OCTOBER 22, 2018 – JANUARY 25, 2019


THURS. NOVEMBER 01, 2018, 5:30 – 7:30PM


CambridgeSeven presents, “New Works on Paper” by Lynne Kortenhaus, a collection of prints created over the summer at the Fine Arts Work Center in Provincetown. In the tradition of artists whose spirits have been shaped by the sea, Lynne Kortenhaus’ work is rooted in the drama—and quietude—of the ever-changing coastal landscape putting forth her fascination with light, color, and form as observed in, from, and around the Atlantic Ocean.


Lynne Kortenhaus was raised on a 26-acre New Jersey farm among makers—her grandfather cultivated the land and her grandmother and mother brought the fruits of his labor to the table daily. Early on, Lynne was influenced by this homesteading heritage. She used her grandmother’s Singer sewing machine to craft her own dresses from Vogue patterns and learned the art of crochet.  She took her joy of making to the Rhode Island School of Design where she earned a BFA in 1973 and an MFA in 1975. Lynne spent her final year studying drawing and printmaking in Florence, Italy. Lynne is a passionate supporter of the fine arts community. She is a member of the Provincetown Art Association and Museum; a Director’s Circle member of the Institute of Contemporary Art; and a trustee of the Fine Arts Work Center in Provincetown, and the Boston Center for the Arts.  She is currently the chair of the Public Art Commission for the City of Boston. She is a contributing artist to the annual FAWC Monoprint Project, originally established by Michael Mazur and currently directed and curated by artist Bert Yarborough and is a member of the Boston Printmakers.


She is represented by The Schoolhouse Gallery, located at 494 Commercial Street in Provincetown’s East End Gallery District. For information contact Mike Carroll at 508 487-4800 and at


“I am transformed by the lyrical quality of nature, even in its boldest and most dangerous outcomes,” Kortenhaus says. “Living in New England and experiencing the four seasons is a constant reminder and storyteller of both the everyday beauty of the changing landscape and seascape. I am excited to be showing my newest work at  CambridgeSeven’s Paul Dietrich Gallery.”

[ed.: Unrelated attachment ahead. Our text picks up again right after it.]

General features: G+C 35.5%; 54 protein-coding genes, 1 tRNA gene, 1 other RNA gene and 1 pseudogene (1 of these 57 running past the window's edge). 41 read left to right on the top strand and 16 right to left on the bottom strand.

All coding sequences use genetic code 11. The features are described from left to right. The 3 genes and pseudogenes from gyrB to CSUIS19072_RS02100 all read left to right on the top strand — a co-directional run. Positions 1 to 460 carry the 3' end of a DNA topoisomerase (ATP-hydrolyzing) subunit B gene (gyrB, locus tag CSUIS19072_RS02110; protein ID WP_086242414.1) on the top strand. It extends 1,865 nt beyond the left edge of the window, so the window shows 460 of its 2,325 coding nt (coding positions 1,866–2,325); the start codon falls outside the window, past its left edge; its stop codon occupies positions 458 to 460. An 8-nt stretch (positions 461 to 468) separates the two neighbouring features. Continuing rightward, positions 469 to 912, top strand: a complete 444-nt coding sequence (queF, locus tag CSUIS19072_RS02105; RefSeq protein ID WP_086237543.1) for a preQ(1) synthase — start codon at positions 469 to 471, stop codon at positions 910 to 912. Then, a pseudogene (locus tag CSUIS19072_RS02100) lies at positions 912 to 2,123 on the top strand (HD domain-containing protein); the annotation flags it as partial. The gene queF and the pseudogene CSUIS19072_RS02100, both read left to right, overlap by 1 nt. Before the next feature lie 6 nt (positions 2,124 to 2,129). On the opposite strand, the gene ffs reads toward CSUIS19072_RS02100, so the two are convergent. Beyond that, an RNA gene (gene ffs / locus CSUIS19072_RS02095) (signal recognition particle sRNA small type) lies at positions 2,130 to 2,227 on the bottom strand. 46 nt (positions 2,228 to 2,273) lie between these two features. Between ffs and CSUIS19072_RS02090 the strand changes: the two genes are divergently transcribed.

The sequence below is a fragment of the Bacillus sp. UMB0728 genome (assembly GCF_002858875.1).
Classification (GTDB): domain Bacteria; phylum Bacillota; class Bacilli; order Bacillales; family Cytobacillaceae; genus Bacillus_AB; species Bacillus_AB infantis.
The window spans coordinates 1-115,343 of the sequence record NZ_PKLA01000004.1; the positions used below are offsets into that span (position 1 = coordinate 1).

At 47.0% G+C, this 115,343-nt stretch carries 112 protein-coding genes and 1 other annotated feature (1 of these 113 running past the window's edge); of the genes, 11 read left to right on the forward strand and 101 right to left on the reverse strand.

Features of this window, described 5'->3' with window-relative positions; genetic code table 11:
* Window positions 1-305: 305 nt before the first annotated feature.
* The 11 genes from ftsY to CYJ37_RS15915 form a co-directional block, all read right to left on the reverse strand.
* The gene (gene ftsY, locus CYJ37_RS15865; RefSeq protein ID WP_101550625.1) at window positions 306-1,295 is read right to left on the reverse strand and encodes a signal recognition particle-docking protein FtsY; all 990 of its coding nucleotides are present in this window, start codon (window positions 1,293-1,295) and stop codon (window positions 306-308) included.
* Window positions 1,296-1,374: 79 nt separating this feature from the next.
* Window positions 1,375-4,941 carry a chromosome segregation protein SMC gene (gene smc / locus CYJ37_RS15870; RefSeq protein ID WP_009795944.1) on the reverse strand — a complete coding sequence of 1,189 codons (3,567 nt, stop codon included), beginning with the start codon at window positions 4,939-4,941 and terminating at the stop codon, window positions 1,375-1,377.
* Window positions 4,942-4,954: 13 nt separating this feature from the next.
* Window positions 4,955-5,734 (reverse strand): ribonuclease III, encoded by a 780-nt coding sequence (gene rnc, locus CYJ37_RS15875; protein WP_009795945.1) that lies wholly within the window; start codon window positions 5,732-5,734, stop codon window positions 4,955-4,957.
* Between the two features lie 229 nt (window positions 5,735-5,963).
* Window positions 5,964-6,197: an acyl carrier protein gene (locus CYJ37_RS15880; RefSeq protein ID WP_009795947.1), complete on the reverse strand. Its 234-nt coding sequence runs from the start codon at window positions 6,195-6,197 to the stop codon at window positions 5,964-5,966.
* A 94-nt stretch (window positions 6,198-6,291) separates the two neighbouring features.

“ The Gallery actively seeks new and different work from established and emerging artists to showcase,” said Kwesi Budu-Arthur, curator. “When I saw Lynne’s work, I was intrigued by her use of color and light but also the abstract nature of her work created a potential for dialogue not just between the pieces themselves but also with visitors to our gallery here at CambridgeSeven.”

Kortenhaus pulls viewers into richly colored, moody horizons that mesmerize with tumult and stillness. Alternatively, ethereal abstracts in pared down palettes and nearly minimal compositions buoy us in their simplicity. Still, the artist’s hand and definitive use of materials are apparent. The technical, process-driven demands of printmaking appeal to Kortenhaus’ self-described obsessive nature, though after nearly 50 years honing her craft (Kortenhaus studied at Rhode Island School of Design, earning a B.F.A. in 1973 and an M.F.A. in 1975), mechanics are second nature. She says, “I love process and feel comfortable enough in the technical skill sets of the medium to let go, and let the materials play to my imagery.”

In the studio, Kortenhaus employs copper, veneer, 8-ply mat board, wood, or Plexiglass plates, cut to size. She routinely integrates printmaking techniques with hand-applied materials and drawing. After formalizing her concept based on photographs she’s taken to help record her memory of a place or a detail, she arranges found materials on the plate. These might be a portion of a cover of The New York Times Magazine, a torn bit of handmade paper, dried seaweed, or various fibers, such as thread, yarn, tulle, cheesecloth, or re-purposed tarlatan that was used for wiping ink from etchings. Ultimately, her final work is the result of a series of printmaking runs, combined with chine colle, stencils, collage and hand-applied graphite, colored pencil, or pastel. 

“New Works on Paper” will be available for public viewing Monday – Friday from 9:00 am – 5:00 pm starting Monday, October 22, 2018 and ending on Friday, January 25, 2019.



CambridgeSeven is a world-renowned architecture and design firm located in Cambridge, Massachusetts. The firm provides high-quality, fresh design solutions to complex challenges and specializes in the following categories: academic, aquariums, civic, commercial, exhibits, hospitality and museums. CambridgeSeven has received numerous awards, including the National AIA Firm award, and has practiced throughout North America and in Europe, Asia and the Middle East. For more information visit

The Paul Dietrich Gallery at CambridgeSeven was established in 1999 by one of the firm’s founding partners, Paul Dietrich, as a tribute to collaboration across all design disciplines. Not only does the Gallery showcase work of current and former employees, it also exhibits work created by the local design and fine art communities. These inspiring quarterly shows present a range of perspectives on art, architecture and design. The Gallery is open to the public during business hours, M-F, 9am-5pm.

Inquire here.